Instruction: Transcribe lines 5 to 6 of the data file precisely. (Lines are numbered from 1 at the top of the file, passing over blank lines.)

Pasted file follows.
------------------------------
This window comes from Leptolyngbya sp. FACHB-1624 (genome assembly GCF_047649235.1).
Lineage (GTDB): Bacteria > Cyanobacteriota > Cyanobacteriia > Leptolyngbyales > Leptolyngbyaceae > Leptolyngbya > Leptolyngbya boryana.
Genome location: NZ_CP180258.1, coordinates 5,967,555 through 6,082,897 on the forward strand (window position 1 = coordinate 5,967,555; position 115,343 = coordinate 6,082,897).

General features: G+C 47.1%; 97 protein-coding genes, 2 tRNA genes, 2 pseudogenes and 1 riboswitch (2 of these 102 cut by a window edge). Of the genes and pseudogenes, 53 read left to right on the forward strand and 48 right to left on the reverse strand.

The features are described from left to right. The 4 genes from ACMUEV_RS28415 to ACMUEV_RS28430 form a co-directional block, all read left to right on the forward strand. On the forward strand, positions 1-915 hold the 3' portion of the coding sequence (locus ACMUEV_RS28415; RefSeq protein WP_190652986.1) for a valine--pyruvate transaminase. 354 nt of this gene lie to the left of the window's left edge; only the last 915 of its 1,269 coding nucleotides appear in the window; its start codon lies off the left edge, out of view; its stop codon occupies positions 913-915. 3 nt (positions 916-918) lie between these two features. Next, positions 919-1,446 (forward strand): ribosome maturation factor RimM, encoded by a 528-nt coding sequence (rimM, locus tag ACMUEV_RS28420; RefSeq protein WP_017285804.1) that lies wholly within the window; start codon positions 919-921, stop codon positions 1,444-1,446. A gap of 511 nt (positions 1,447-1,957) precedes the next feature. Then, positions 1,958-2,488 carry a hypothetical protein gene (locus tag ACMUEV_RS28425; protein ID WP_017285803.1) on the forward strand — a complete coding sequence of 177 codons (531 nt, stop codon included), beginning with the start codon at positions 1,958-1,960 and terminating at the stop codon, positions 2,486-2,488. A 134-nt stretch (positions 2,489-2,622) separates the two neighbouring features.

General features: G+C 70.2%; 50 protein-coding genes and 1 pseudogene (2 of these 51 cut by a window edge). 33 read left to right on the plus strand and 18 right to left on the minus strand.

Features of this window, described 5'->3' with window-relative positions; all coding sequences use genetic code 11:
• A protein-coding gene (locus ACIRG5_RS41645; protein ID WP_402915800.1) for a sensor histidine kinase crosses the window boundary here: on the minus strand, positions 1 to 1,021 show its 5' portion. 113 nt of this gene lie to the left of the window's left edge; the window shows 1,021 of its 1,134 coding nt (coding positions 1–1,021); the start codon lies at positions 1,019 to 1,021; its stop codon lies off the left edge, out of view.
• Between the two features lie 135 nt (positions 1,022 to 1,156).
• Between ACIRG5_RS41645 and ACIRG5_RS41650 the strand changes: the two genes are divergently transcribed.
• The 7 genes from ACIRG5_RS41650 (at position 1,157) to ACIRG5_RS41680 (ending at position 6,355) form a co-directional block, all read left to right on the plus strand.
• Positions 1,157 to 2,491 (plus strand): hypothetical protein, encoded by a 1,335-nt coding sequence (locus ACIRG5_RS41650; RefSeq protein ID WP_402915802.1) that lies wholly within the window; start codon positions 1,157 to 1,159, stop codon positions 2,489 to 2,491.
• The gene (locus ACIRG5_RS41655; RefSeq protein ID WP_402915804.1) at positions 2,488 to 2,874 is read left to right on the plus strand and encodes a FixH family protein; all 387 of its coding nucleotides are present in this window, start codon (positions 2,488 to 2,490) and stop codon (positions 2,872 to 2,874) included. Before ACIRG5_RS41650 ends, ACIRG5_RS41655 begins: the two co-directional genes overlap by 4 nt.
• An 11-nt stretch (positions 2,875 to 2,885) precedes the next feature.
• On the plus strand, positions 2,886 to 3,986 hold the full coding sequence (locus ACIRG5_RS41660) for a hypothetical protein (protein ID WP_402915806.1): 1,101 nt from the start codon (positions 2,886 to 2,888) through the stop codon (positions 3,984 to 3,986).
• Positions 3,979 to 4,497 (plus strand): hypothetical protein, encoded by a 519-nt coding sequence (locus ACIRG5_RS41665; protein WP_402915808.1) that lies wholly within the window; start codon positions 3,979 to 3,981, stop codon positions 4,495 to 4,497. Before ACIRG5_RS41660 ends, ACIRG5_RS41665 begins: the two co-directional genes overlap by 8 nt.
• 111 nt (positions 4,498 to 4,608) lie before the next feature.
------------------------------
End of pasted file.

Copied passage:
The features are described from left to right. The 4 genes from ACMUEV_RS28415 to ACMUEV_RS28430 form a co-directional block, all read left to right on the forward strand. On the forward strand, positions 1-915 hold the 3' portion of the coding sequence (locus ACMUEV_RS28415; RefSeq protein WP_190652986.1) for a valine--pyruvate transaminase. 354 nt of this gene lie to the left of the window's left edge; only the last 915 of its 1,269 coding nucleotides appear in the window; its start codon lies off the left edge, out of view; its stop codon occupies positions 913-915. 3 nt (positions 916-918) lie between these two features. Next, positions 919-1,446 (forward strand): ribosome maturation factor RimM, encoded by a 528-nt coding sequence (rimM, locus tag ACMUEV_RS28420; RefSeq protein WP_017285804.1) that lies wholly within the window; start codon positions 919-921, stop codon positions 1,444-1,446. A gap of 511 nt (positions 1,447-1,957) precedes the next feature. Then, positions 1,958-2,488 carry a hypothetical protein gene (locus tag ACMUEV_RS28425; protein ID WP_017285803.1) on the forward strand — a complete coding sequence of 177 codons (531 nt, stop codon included), beginning with the start codon at positions 1,958-1,960 and terminating at the stop codon, positions 2,486-2,488. A 134-nt stretch (positions 2,489-2,622) separates the two neighbouring features.

General features: G+C 70.2%; 50 protein-coding genes and 1 pseudogene (2 of these 51 cut by a window edge). 33 read left to right on the plus strand and 18 right to left on the minus strand.